The exposure of Thompson and Clark’s spying activities for Government agencies may be a small first victory in the fight to recapture control of personal data, but there is further to go and more questions to be asked, writes Peter Dunne.
Seldom does a day go by these days without there being a report of a personal information security breach or an action that could compromise personal security somewhere.
This week alone, there have reports that the ACC has admitted spying on some of its claimants to help assess the validity of their compensation claims.
A national databank has been proposed to better manage the collection and storage of DNA samples, and a number of Government agencies have been severely criticised for using a private investigation firm, Thompson and Clark, to spy on their clients for a range of purposes.
Add to this the ongoing controversy about the way in which Facebook has been gathering and misusing personal data around the world, and the determined efforts of some Five Eyes countries, including New Zealand, to shut out the Chinese telecommunications company, Huawei, from significant roles in the upgrading of their domestic telecommunications infrastructures because of strong suspicions that Huawei’s close links with the Chinese Government raise real questions of potential espionage by that country, and one could be forgiven for the view that the information revolution has had starkly negative consequences for most people and their personal freedom.
At the same time, many thousands of New Zealanders will have been online to make their holiday bookings, do their Christmas shopping, pay their bills, renew their passports, update their medical prescriptions and a range of other activities, without the blink of an eyelid about any threat to their personal privacy. And they are almost certainly right to be not that worried.
The reality is people are happy to share their personal information when they perceive it to be to their advantage to do so. At the same time, they oppose their data being shared without their knowledge, or for reasons other than that for which it was originally collected.
From Facebook to the local pharmacy, from their phone company to the local utility, people rightly view the data they provide about themselves as still being their property, and they simply want be in control of their information and how it is used for their benefit.
For their parts, governments need to always remember this. The information they gather from their citizens remains the individual’s information; mass collection does not make it the Government’s information, and its use is therefore regulated by the citizen’s consent. As it should be.
Was any information provided, formally or informally, to the intelligence services by Thompson and Clark, and was any information gathered at the behest of the intelligence services?
Aside from being a gross breach of that implicit covenant between the Government and its citizens, the actions of Thompson and Clark and the agencies they interacted with raise a number of questions. It is pretty clear that no individual citizen spied on by Thompson and Clark ever consented to their doing so, nor was ever made aware such surveillance was taking place. That is serious enough, but an even more sinister question arises in respect of our intelligence and security agencies. For years, they have been giving assurances that they were not undertaking any concerted domestic surveillance.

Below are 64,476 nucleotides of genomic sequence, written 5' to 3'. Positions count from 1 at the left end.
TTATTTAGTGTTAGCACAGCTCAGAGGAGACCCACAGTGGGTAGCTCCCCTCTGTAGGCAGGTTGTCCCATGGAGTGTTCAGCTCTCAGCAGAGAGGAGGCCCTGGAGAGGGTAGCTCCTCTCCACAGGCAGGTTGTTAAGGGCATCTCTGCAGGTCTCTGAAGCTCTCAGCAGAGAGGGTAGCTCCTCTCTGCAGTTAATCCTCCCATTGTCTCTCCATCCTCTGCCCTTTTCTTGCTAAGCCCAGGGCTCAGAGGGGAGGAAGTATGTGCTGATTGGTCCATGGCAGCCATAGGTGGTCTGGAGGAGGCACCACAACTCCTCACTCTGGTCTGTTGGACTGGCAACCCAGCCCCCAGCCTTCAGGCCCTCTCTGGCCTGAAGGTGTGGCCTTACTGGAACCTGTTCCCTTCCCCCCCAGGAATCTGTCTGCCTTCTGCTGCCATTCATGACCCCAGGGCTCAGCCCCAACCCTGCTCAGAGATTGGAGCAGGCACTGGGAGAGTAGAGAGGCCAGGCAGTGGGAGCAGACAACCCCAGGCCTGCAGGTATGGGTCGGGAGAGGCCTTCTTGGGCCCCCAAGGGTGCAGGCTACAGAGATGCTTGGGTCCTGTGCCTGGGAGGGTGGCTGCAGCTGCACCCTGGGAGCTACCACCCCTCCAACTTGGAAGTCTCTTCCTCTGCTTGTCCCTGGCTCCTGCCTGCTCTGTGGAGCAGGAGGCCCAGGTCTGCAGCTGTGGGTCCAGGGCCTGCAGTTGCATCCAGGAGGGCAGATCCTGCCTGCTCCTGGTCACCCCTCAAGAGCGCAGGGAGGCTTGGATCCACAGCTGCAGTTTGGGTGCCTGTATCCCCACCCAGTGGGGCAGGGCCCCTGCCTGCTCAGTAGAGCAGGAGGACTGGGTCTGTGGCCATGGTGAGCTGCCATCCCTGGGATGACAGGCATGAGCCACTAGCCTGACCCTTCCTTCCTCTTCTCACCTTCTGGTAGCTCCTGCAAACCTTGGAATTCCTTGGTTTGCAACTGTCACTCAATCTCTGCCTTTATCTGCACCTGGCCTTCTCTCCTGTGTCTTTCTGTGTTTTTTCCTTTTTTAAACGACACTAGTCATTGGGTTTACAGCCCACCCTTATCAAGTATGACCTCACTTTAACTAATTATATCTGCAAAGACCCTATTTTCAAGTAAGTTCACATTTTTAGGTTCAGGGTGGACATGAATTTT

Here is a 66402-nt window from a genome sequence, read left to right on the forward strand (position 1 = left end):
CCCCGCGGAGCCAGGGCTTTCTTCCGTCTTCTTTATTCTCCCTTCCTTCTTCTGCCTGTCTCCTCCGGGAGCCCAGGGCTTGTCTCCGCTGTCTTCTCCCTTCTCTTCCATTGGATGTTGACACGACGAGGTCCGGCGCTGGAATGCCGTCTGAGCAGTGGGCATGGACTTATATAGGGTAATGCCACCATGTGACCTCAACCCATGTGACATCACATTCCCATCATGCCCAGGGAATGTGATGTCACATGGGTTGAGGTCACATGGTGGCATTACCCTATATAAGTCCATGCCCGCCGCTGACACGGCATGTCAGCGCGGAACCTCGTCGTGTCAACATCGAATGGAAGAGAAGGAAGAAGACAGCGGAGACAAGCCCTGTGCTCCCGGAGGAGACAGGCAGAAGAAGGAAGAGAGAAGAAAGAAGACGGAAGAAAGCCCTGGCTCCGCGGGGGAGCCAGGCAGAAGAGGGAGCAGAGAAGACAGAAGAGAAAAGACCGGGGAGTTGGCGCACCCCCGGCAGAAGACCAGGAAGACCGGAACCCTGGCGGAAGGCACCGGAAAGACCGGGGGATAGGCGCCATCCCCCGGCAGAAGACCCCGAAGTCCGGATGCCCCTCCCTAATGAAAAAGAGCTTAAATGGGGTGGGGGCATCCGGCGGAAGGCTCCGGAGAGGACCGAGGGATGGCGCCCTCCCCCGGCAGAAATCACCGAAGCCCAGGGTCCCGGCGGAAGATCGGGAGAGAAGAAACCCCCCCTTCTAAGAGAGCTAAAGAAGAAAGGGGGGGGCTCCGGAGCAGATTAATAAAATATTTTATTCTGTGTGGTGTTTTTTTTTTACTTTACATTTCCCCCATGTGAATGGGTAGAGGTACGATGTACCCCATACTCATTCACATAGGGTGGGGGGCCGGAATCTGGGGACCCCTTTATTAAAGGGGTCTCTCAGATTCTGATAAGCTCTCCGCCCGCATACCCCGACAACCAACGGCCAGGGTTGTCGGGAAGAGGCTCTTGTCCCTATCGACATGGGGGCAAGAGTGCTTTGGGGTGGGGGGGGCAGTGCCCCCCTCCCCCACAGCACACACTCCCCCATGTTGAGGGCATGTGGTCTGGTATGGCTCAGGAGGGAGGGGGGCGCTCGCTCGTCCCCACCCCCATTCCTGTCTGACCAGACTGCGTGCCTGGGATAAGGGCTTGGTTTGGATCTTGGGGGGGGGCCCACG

At face value, this may be strictly so, especially since the law changes of recent years have better codified what they can and cannot do, but what confidence can there be that such work had not effectively been contracted out to Thompson and Clark, to carry out on their behalf? Was any information provided, formally or informally, to the intelligence services by Thompson and Clark, and was any information gathered at the behest of the intelligence services?
As issues regarding personal privacy and public information gathering have become more prominent over the last 70 years or so, governments around the world have become far more specific in prescribing by law how much and what official information is being collected, how that information is to be managed and released, and the interests of the citizenry protected.
In many cases, however, the laws they have introduced to give effect to these protections are so complex and their administration so cumbersome that in practice they offer very little protection to citizens at all.
Our own Official Information Act is a case in point: a very noble, thorough and well intended piece of legislation reduced to being almost worthless because of the way successive governments have stalled or emasculated the release of official information sought under the Act, and the walls of bureaucratic safeguards built up around it.
So, ironically, the greatest impediment to citizens having more control over the information gathered and held about them may in fact be the complexity of the very mechanisms set up to give them that control. The fight to recapture control of personal data will most likely first be a fight to break down the protective walls built up around it.
The Thompson and Clark exposure and outcome may be a small first crack in that elaborate facade, but the public struggle is far from over.
It is a depressing thought on which to bring 2018 to its close. The hope, probably well-meaning and naive, is that 2019 will see the Government more cognisant of and determined to address these issues in the interests of our citizens, not the protection of its interests and agencies.
In the meantime, however, my best wishes to all readers for a happy and peaceful Christmas, leading to hopefully a freer New Year for all of us.